But it would be more than 70 years before she would see God use the language she learned from birth to share the Gospel with Macedonian people.
"Sometimes I wonder why He waited until I was in my 70s to call me here, but it's His timing, not mine," she said.
Smock, one of the oldest International Mission Board missionaries at age 78, was born to a Macedonian couple living in the United States. Though she grew up fluent in both Macedonian and English, she was ashamed of her Macedonian heritage.
"Sometimes we would be out shopping, and my mother would slip into Macedonian, and I would get so embarrassed. I just wanted her to speak English," she said.
So when her mother suggested they take a trip to Macedonia when she was 30, she was less than thrilled. "Paris. London. Shakespeare country. I had all these places in Western Europe I wanted to go. Why would I want to visit Macedonia?"
But she did -- and she fell in love with it. "God completely changed my heart. They were so warm, they greeted me with flowers, and I loved their culture. Suddenly I was proud to be Macedonian," she said.
It would still be a long time before she made it back there to stay.
She married Donald Smock, a U.S. diplomat, and they lived all over the place -- everywhere but Macedonia, it seemed. They adopted two children -- including a daughter from Macedonia -- but they never lived there with her. Smock was content in where the Lord took her family, but she always had a fondness for the country that God had led her to love.
Then in 2001, on their 33rd wedding anniversary, Don died.
"My kids called thinking they were wishing us a happy anniversary, and I had to say, 'Your dad died,'" Smock said.
Smock still celebrates their anniversary every year. "I go out with friends, do something special," she said.
She's not one to stop loving -- or living.
Within a year of his passing, Smock had already answered the tug she'd known for a long time -- the call to do missions work overseas.
"Someone told me to go to a missions conference, that it would make me feel better," she said. "I listened to the missionaries tell stories, and I knew I needed to go. So when they gave the invitation, I walked down."
She was 70.
People asked, "Are you running away?"
"No," she said. "No, I wasn't. I knew this was exactly what I was supposed to be doing. All those years of traveling with my husband had prepared me for this, for what God was going to do with me at this age. I was going to go wherever the Lord led."
At first, that wasn't Macedonia. Smock spent three years serving as a high school English teacher for missionary kids in Thailand. And then, through what she said was "the obvious work of God's hand," she ended up in Macedonia.
Now she spends her days teaching literacy courses for the Roma people of Skopje, a gypsy people who live in poverty and sift through trash for recyclable materials to sell.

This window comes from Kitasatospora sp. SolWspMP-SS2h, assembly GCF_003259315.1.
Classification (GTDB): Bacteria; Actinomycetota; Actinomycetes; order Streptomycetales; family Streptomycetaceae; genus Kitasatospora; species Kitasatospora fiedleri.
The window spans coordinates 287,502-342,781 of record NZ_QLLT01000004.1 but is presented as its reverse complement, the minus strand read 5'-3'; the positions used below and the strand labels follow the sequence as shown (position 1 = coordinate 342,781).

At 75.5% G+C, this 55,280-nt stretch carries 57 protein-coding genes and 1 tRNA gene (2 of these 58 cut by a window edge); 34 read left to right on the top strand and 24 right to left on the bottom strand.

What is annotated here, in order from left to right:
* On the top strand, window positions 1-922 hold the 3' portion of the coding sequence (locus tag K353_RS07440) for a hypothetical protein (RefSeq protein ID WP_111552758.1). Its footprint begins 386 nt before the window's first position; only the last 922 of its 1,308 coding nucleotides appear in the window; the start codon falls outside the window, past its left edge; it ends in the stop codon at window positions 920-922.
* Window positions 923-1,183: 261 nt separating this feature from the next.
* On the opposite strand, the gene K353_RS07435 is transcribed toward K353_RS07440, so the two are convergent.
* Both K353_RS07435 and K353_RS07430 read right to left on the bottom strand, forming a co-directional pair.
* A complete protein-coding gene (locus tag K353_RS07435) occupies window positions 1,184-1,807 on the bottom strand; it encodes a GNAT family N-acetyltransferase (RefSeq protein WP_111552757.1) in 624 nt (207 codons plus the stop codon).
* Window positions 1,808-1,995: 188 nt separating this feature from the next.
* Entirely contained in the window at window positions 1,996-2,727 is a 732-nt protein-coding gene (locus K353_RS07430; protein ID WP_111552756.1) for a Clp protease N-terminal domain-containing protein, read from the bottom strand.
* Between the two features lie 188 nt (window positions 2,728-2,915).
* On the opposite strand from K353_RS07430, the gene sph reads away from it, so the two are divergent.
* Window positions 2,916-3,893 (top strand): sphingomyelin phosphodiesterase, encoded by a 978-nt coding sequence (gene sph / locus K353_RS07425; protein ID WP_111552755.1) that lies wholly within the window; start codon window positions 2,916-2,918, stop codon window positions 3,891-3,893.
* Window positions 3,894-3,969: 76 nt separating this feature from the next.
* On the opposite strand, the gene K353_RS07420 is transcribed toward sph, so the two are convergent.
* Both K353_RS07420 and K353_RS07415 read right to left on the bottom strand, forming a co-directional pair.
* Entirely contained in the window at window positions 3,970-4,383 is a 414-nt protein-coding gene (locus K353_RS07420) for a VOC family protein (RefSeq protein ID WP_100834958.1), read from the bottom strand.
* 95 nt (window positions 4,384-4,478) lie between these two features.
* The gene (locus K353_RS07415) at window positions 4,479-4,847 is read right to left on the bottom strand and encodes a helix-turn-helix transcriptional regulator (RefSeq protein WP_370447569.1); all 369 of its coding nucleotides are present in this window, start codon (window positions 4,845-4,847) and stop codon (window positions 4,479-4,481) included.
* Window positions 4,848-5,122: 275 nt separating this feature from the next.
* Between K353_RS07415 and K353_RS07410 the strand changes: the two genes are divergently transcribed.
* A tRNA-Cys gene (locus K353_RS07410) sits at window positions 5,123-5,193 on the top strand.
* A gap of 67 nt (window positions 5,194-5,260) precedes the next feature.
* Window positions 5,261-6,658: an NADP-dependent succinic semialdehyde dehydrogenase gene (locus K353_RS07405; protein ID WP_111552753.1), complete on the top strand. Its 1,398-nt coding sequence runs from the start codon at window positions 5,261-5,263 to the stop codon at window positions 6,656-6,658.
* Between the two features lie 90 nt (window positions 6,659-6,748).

At night, Smock walks the dusty streets of their neighborhoods and talks with Roma families -- families like Susana's.
Susana and her family, like most Macedonian Roma, are nominally Muslim. Also like many Roma, Susana lacks basic education. She is not even able to read or write. As Gef sits and chats with Susana in her meager, cinderblock home, Susana confesses that she considers Gef a mother to her.
"And she's a daughter to me," Gef says.
Susana's teenage son walks in and sits down on the floor, half listening to the conversation.
"How's the fasting going?" Gef asks him in Macedonian. She knew he had begun fasting for the Muslim month of Ramadan.
"I quit already," he said with a grin. It was only five days into the fast.
He doesn't really adhere to Islam, as most of them don't, but he has not previously been willing to listen to Smock talk about Jesus, either. That night, he sat and listened as she explained the Gospel in perfect Macedonian for him and for Susana.
"They're very open now," Smock said. "We're going to start in the book of John, and I'm going to read the Bible to her and talk more about how to be saved. I think they are ready to hear."
It's these types of relationships Smock is going to have a hard time leaving when she retires in March.
"It has been six great years living among friends and relatives here," said Smock, who served the first three years serving the Macedonian people and the last three serving the Roma.
She will be resettling in Florida at 79, "starting all over," she said.
"I don't want to leave, but I know God is leading me back. He used me here in His timing. Macedonians are my heart."
Ava Thomas is an International Mission Board writer based in Europe.
Copyright (c) 2011 Southern Baptist Convention, Baptist Press www.BPNews.net